Pioneer Sparks a Romance

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Pioneer Sparks a Romance


Yi (Ella) and Yijian (Davie) might not be the first Pioneer Scholar couple ever to date, but they’re one we were happy to learn about. Here’s their story, from Stanford to UPenn.

Ella’s Story

Pioneer Scholar Ella, from Hangzhou, is a member of the Yao ethnic minority, one of China’s 55 ethnic minority groups. This cultural identity was important in her choice of anthropology as her research area when she applied for her Pioneer Research Program. As a high school student, she had become interested in learning more about Yao culture, which she had begun to learn about from her grandfather. “I feel like it’s my responsibility to dig into the beauty of my own culture,” she said, “and to try to reveal its beauty to the whole world.”

Ella was intrigued to learn there were many branches of anthropology, so “when I realized that I was in the class of nonverbal communication, which is related to linguistic anthropology, I was really excited.” Because Ella admits to being “a little bit reserved,” her choice of research topic is surprising. Rather than doing research only through literature review of online resources, Ella’s professor required the students to base their papers on real-world observations that they had designed and conducted themselves. Since she was currently studying in Hangzhou, and not in her grandparents’ hometown, it would be difficult to conduct research on the Yao minority. Instead, she chose a challenging topic: “behaviors young males perform on the street when they see attractive young, beautiful girls.”

Ella acknowledges that “this is kind of stunning as a research paper topic,” especially for a reserved Chinese young woman. She found it quite a challenge at first to sit on the street and secretly observe the young men who passed by, but “when it came to the end of the process, I almost thought I was enjoying it.” Part way through the observation, Ella realized that because she was going to America for a summer program, and she would not get enough samples in China before she needed to leave. So she changed her focus slightly. Her final paper involved a comparison between the behaviors of Chinese and American young males.

“After participating in Pioneer, I understand that I am able to produce something original.”

Ella learned far more from her research than the behaviors of young males, Chinese or American. She learned that her perception that “pretty much everything in the field has been written by somebody else” was not correct. She did her own research, analyzed her statistics, and wrote an original paper based on original ideas.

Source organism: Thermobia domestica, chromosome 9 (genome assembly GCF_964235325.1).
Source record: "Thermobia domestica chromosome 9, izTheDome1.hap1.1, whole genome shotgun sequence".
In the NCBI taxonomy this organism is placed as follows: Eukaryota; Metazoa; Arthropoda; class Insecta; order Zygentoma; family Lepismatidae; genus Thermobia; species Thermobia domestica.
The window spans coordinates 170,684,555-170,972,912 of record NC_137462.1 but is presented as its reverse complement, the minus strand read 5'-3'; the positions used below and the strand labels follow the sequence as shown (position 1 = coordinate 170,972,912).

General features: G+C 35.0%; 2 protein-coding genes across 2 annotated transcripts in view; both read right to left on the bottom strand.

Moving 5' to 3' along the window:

Ella also found that her Pioneer experience helped her focus the research she had been doing about Yao culture. Before participating in Pioneer, she said, “I was a little confused” about how to approach questions in depth. “Because of the Pioneer process, I have a clearer understanding of what research is and how to approach certain questions.”

Davie’s story

Pioneer Scholar Davie, from Shenzhen, China, loves books, “all of them,” and so when he applied for his Pioneer Research Program, he chose the research area that will be his college major, English Literature. Unlike many Chinese students who find writing a research paper in English to be extremely challenging, Davie says he was really looking forward to it. “I write more confidently in English,” he says, noting that his father is “very interested in classical Chinese and very good at it.” Davie’s mistakes in English weren’t so noticeable, so he could write more freely.

But the experience had its own challenges, most of them unexpected. Davie’s research concentration, “Heroes in English Literature,” involved reading several epic poems and choosing one as a research topic. Davie chose the Old English epic Beowulf, and immediately encountered some obstacles. “When I began to do research on this book, I found that it had been studied from every perspective possible,” with most scholars approaching it from a psychoanalytic point of view. But Davie’s professor assured him that integrating a literature review to his own synthesis would make a good paper, so that became his approach. He read “some very difficult psychoanalysis books that I had never expected to read” so that he could understand the points being made. And he did find his own way to make a contribution to the literature, focusing on Grendel’s mother as the Outsider from a psychoanalytic point of view.

“If you like it, when you do more research on it, you will like it even more.”

Davie found the process of research to be quite different from what he had envisioned. He wound up reading difficult texts on literature and psychoanalysis and post colonialism. At first, he was persuaded by every argument, instantly agreeing with every article he read. However, “after the research process, I knew how to look at research papers more critically.” He also found he was reading literature more critically. “I began to do research on every book I read, and it really widened my understanding of the books.”